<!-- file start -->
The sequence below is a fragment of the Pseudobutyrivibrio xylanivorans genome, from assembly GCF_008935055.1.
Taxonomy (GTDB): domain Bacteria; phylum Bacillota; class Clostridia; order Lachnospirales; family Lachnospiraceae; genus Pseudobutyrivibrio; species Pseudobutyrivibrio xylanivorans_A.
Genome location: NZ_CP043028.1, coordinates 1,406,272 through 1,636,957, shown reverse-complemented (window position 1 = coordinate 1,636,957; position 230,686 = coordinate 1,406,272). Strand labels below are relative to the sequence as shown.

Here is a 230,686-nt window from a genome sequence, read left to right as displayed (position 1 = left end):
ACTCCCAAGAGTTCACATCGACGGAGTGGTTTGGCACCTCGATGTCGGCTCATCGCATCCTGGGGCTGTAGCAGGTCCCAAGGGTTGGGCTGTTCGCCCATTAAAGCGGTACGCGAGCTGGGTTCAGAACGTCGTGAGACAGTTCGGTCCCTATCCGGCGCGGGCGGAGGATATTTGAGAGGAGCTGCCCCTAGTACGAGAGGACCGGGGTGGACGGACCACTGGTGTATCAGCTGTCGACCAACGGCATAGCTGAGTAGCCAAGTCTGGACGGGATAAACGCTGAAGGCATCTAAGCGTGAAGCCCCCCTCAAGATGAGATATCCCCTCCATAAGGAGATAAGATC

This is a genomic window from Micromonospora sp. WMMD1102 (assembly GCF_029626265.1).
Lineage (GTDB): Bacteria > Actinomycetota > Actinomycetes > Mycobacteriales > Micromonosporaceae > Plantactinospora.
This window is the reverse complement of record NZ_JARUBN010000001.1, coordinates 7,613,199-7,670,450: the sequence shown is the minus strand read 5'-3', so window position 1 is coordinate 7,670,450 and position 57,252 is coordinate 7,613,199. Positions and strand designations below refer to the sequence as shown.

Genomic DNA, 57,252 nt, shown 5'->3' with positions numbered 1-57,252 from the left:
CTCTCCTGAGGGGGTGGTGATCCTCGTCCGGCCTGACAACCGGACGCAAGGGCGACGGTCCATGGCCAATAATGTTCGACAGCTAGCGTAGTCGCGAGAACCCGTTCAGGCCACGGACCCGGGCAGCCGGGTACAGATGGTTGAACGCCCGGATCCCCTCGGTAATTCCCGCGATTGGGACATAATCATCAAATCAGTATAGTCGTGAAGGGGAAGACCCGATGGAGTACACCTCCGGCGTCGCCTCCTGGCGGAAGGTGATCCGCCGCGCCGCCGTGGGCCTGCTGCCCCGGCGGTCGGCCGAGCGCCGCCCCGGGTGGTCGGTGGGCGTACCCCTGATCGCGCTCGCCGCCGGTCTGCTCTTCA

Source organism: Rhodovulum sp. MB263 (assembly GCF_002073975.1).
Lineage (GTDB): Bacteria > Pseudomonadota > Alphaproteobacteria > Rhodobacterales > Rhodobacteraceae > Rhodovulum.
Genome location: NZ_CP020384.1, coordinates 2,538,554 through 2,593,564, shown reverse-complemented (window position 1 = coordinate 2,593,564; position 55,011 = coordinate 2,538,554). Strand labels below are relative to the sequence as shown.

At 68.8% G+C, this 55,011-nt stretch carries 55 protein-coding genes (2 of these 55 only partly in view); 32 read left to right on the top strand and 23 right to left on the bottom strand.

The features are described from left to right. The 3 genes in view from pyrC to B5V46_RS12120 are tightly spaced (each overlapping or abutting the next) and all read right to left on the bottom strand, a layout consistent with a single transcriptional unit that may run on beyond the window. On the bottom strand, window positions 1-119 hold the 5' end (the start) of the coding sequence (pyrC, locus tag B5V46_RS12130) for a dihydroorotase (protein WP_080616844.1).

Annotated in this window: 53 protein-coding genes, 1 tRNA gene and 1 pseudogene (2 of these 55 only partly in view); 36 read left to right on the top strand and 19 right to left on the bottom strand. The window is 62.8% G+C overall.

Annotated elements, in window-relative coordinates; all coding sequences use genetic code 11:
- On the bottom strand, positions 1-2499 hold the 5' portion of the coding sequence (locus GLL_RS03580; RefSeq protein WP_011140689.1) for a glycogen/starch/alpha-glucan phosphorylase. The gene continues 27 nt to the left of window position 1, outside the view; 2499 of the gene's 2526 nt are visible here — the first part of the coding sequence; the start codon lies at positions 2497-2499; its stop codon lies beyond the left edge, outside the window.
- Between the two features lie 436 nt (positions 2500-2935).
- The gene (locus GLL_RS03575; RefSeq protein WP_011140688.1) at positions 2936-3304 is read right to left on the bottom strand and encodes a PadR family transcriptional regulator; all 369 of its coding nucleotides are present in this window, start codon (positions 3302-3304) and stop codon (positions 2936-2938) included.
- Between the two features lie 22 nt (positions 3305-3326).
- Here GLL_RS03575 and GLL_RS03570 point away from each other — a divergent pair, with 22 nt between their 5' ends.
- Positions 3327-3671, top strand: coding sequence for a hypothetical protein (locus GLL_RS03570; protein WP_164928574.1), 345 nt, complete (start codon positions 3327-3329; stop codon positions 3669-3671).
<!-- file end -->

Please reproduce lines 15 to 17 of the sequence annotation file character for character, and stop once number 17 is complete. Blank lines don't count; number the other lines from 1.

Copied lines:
The features are described from left to right. The 3 genes in view from pyrC to B5V46_RS12120 are tightly spaced (each overlapping or abutting the next) and all read right to left on the bottom strand, a layout consistent with a single transcriptional unit that may run on beyond the window. On the bottom strand, window positions 1-119 hold the 5' end (the start) of the coding sequence (pyrC, locus tag B5V46_RS12130) for a dihydroorotase (protein WP_080616844.1).

Annotated in this window: 53 protein-coding genes, 1 tRNA gene and 1 pseudogene (2 of these 55 only partly in view); 36 read left to right on the top strand and 19 right to left on the bottom strand. The window is 62.8% G+C overall.

Annotated elements, in window-relative coordinates; all coding sequences use genetic code 11: